Chef Telmo Faria and partner Khalid Mushasa dreamed about opening a restaurant together that would bring Portugal’s beloved flame-grilled chicken to the Mission. Chef Faria opened Uma Casa, in Noe Valley, his full-service ode to Portuguese cuisine, back in early 2017, and Piri Pica followed this year.
Piri piri, Portugal’s gift to the world, is a traditional zesty hot sauce made with bird’s-eye chili peppers, originally from southeast Africa. At Piri Pica, you can choose from the very hottest of their proprietary sauce blends for your chicken, the pica pica pica, or opt for the mild version or a lemon/herb blend.
The space at this fast-casual place is bright and airy, with cartoony prints of Portuguese street scenes on the walls, and follows most of the other higher end/partially self-serve places that have opened around the Mission in the last few years: order at the counter, serve yourself water and silverware, and wait for your food to arrive at your table. And it does so at lightning speed, but never tastes like it had been sitting around.
I was lucky enough to be able to attend the soft opening, where I got to try the fried chicken sandwich.
The bird tasted fine, but the coating on the chicken was a bit tough. Since this was their first night, of course I knew I’d be giving them another chance. But look at them fries, eh? I’ve spent a little time in Portugal, and they do love their fried spuds. And the piri piri? Excellent.
Portugal’s own Super Bock, a straight-up pale lager, makes an appearance on the short list of beers, along with a couple choices for wine. I very much liked the red blend from the homeland.
The BF and I stopped by a month or so after the soft opening and got a half a bird, with the pica pica pica sauce.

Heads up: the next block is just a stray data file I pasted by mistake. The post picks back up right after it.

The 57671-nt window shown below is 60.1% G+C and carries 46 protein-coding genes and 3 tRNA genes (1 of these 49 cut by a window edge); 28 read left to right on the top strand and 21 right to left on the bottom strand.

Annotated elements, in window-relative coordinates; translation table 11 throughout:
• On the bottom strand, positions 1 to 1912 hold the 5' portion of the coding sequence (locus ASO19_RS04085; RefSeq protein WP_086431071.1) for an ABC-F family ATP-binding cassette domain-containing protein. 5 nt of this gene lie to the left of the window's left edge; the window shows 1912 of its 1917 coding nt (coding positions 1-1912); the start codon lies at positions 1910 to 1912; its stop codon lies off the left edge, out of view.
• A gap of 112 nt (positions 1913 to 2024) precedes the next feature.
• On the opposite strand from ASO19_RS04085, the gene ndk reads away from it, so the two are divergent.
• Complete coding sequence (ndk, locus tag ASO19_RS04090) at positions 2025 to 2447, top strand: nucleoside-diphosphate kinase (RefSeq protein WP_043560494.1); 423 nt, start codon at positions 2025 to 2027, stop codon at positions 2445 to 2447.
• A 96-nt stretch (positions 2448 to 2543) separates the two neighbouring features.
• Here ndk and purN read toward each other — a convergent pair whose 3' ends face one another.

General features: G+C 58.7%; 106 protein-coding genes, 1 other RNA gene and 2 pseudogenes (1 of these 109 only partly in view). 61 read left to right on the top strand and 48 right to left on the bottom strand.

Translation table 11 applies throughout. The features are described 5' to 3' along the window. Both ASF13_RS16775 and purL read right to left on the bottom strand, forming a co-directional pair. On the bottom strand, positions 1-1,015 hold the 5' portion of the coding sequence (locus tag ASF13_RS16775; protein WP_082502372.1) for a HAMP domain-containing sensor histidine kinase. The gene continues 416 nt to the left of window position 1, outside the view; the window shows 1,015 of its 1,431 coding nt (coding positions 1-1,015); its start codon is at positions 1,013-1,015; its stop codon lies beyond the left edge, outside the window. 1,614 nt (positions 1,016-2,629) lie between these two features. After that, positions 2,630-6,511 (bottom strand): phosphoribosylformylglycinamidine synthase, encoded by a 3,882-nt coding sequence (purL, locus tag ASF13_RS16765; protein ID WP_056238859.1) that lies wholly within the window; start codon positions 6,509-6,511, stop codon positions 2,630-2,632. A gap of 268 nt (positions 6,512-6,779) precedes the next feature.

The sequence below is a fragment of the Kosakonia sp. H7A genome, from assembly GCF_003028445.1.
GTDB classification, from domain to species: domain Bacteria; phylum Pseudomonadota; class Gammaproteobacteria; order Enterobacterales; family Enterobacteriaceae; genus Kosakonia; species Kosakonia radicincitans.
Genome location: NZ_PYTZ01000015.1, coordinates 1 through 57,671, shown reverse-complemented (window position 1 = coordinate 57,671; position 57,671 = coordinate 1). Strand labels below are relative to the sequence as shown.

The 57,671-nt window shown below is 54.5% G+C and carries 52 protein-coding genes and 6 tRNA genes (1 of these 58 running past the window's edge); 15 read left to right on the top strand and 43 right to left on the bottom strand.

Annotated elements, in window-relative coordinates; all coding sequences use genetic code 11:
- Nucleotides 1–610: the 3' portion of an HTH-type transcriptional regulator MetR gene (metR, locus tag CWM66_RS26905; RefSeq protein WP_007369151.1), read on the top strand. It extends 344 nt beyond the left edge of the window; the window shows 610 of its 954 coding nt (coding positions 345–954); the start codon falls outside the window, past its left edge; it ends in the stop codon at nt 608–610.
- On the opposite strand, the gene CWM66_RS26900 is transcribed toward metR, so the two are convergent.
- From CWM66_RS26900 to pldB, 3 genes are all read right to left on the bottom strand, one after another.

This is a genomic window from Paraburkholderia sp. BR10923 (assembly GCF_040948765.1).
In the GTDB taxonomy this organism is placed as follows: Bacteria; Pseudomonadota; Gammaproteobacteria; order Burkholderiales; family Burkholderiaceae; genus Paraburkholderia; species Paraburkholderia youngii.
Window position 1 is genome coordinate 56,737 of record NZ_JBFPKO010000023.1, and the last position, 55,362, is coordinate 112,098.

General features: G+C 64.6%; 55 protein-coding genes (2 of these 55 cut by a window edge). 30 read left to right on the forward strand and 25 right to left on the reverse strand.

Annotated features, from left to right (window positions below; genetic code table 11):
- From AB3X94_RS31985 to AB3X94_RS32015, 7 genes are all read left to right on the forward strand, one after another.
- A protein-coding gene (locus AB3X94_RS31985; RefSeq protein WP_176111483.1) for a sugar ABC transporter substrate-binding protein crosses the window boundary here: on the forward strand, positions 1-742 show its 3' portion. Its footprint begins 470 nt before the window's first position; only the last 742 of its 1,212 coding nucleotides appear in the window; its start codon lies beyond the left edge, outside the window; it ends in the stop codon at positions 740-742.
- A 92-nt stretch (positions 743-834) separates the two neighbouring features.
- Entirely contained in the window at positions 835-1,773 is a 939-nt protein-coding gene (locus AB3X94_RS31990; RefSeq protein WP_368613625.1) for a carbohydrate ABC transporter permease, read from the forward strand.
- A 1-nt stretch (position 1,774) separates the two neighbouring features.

This is some good chicken, folks — probably the best I’ve had since Inka, the Peruvian place that lived on Mission near Bernal, turned into a pizza place. “Pica” literally means “sting,” and while the pica pica pica is purportedly their hottest (they warn you when you order it), we found it only mildly so, just enough to bring slight moisture to the nostrils. But it is very flavorful and, as you can see, it was well incorporated into the skin of the chicken. Fries were again perfect.
We also got an order of corn on the cob.
I don’t know what they do their corn, but it’s absolutely fantastic. Buttery, sweet, crispy, juicy … it’s the corn we dreamed of as children. Actually, it does remind me of corn I ate as a child — not too sweet, the pure essence of corn shining through. I could easily make a meal of this and a bucket o’chicken (if they sold a bucket.)
We tried the chili beans as well, which were meaty and satisfying. A side of earthy braised collard greens on one visit was reminiscent of the African American standard, and showed the far-reaching roots of this cuisine. A wild-rice salad on another visit, while fresh and chewy, sadly suffered from under-seasoning.
(And yes, I’ve gotten the corn every time. You should, too.)
On another visit, I tried the couscous, which was rather bland.
On our latest trip to Piri Pica, I left the chicken to the BF and got me some shrimps on a skewer.
The shrimps were tender and firm, succulent, and just as flavorful as the chicken. Alongside I ordered the saffron rice, which while quite slap-in-the-face-saffron-y, unfortunately also suffered from a lack of flavor. This seems to be a theme here.
Thankfully, Piri Pica has a station of sauces with which you can doctor your food. One might argue that you should not have to do this at a restaurant, but there you have it. Again, the pica pica pica was our favorite, but they also have a mild version, and what seemed to be akin to a chimichurri was nice and tart, and went well on the rice. But so did the piri piri sauce. Really, piri piri goes on everything. Just remember that and you’ll do fine in life. I’m looking forward to the day Chef Faria bottles and sells it.
Good thing we love it so, as the BF’s chicken was absolutely swimming in the stuff … But, ever too much of a good thing, eh? The side of slaw, however, needed both acid and salt. Thank god for that green sauce.
I think the only side I haven’t tried is the hummus, and there’s a chicken wrap and a full-sized green salad on the menu as well, that you can add chicken to.
I’ve been to Uma Casa once, and it is obvious that Chef Faria is in love with the assertive flavors of this most varied cuisine. I am hopeful that what he has brought to his full-service restaurant, and the chicken at Piri Pica, will soon also translate to the side dishes. I’ve seen him in the kitchen on all three of my visits! Which is a hopeful sign. For now, I’d be happy to snag a whole chicken on my way home from work, bathe it in piri, order a mess of those corn cobs, and call it good.
590 Valencia St.
San Francisco, CA 94110